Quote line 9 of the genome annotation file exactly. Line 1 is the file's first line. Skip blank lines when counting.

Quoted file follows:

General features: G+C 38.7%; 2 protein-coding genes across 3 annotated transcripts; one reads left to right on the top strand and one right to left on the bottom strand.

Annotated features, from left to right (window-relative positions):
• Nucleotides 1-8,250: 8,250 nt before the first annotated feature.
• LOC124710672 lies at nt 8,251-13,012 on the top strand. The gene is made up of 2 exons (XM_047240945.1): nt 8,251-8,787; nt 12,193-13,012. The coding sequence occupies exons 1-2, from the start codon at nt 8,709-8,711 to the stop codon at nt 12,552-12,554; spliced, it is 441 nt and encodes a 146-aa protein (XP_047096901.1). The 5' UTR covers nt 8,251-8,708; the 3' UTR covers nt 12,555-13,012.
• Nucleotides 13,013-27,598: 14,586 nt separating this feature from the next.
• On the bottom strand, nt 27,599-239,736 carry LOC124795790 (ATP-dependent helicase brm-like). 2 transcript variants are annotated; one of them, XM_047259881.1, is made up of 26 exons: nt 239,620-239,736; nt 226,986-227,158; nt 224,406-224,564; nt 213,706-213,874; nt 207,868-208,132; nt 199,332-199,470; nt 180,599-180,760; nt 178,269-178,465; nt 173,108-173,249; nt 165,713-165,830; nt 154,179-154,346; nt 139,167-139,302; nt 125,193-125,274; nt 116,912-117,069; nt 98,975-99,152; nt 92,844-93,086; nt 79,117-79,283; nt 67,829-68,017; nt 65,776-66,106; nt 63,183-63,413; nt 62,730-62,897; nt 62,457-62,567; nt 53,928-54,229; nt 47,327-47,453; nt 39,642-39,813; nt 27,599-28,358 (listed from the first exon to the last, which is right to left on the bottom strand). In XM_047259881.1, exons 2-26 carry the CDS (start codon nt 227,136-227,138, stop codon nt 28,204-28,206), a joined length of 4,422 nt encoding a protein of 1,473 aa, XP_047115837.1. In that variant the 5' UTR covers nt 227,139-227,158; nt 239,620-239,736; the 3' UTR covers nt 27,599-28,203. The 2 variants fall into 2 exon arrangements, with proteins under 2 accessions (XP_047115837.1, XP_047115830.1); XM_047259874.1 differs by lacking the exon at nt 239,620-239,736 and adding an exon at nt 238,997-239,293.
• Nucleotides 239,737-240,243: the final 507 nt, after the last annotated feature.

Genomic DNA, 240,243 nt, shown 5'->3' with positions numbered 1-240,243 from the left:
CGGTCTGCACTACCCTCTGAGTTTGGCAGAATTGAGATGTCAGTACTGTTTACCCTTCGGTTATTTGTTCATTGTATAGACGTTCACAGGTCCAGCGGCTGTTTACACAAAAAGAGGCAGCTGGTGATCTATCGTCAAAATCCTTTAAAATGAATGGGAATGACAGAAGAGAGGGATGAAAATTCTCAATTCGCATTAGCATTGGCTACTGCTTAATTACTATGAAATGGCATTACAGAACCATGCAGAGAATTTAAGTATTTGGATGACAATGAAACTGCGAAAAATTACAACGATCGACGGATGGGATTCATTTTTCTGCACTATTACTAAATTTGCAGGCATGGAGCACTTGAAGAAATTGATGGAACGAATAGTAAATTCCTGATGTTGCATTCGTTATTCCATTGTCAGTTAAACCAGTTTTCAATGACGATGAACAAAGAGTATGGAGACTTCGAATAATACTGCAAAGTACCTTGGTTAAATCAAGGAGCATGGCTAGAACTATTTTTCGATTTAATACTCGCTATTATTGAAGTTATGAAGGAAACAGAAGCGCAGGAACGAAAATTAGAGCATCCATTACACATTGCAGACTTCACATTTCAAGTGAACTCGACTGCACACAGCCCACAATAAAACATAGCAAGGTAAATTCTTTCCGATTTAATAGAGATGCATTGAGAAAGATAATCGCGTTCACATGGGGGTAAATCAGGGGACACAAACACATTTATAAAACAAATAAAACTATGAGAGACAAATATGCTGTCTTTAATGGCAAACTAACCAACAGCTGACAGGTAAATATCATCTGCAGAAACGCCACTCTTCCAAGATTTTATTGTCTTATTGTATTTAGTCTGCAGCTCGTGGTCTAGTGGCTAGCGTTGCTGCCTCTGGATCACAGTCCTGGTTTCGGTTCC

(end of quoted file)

CGGTCTGCACTACCCTCTGAGTTTGGCAGAATTGAGATGTCAGTACTGTTTACCCTTCGGTTATTTGTTCATTGTATAGACGTTCACAGGTCCAGCGGCTGTTTACACAAAAAGAGGCAGCTGGTGATCTATCGTCAAAATCCTTTAAAATGAATGGGAATGACAGAAGAGAGGGATGAAAATTCTCAATTCGCATTAGCATTGGCTACTGCTTAATTACTATGAAATGGCATTACAGAACCATGCAGAGAATTTAAGTATTTGGATGACAATGAAACTGCGAAAAATTACAACGATCGACGGATGGGATTCATTTTTCTGCACTATTACTAAATTTGCAGGCATGGAGCACTTGAAGAAATTGATGGAACGAATAGTAAATTCCTGATGTTGCATTCGTTATTCCATTGTCAGTTAAACCAGTTTTCAATGACGATGAACAAAGAGTATGGAGACTTCGAATAATACTGCAAAGTACCTTGGTTAAATCAAGGAGCATGGCTAGAACTATTTTTCGATTTAATACTCGCTATTATTGAAGTTATGAAGGAAACAGAAGCGCAGGAACGAAAATTAGAGCATCCATTACACATTGCAGACTTCACATTTCAAGTGAACTCGACTGCACACAGCCCACAATAAAACATAGCAAGGTAAATTCTTTCCGATTTAATAGAGATGCATTGAGAAAGATAATCGCGTTCACATGGGGGTAAATCAGGGGACACAAACACATTTATAAAACAAATAAAACTATGAGAGACAAATATGCTGTCTTTAATGGCAAACTAACCAACAGCTGACAGGTAAATATCATCTGCAGAAACGCCACTCTTCCAAGATTTTATTGTCTTATTGTATTTAGTCTGCAGCTCGTGGTCTAGTGGCTAGCGTTGCTGCCTCTGGATCACAGTCCTGGTTTCGGTTCC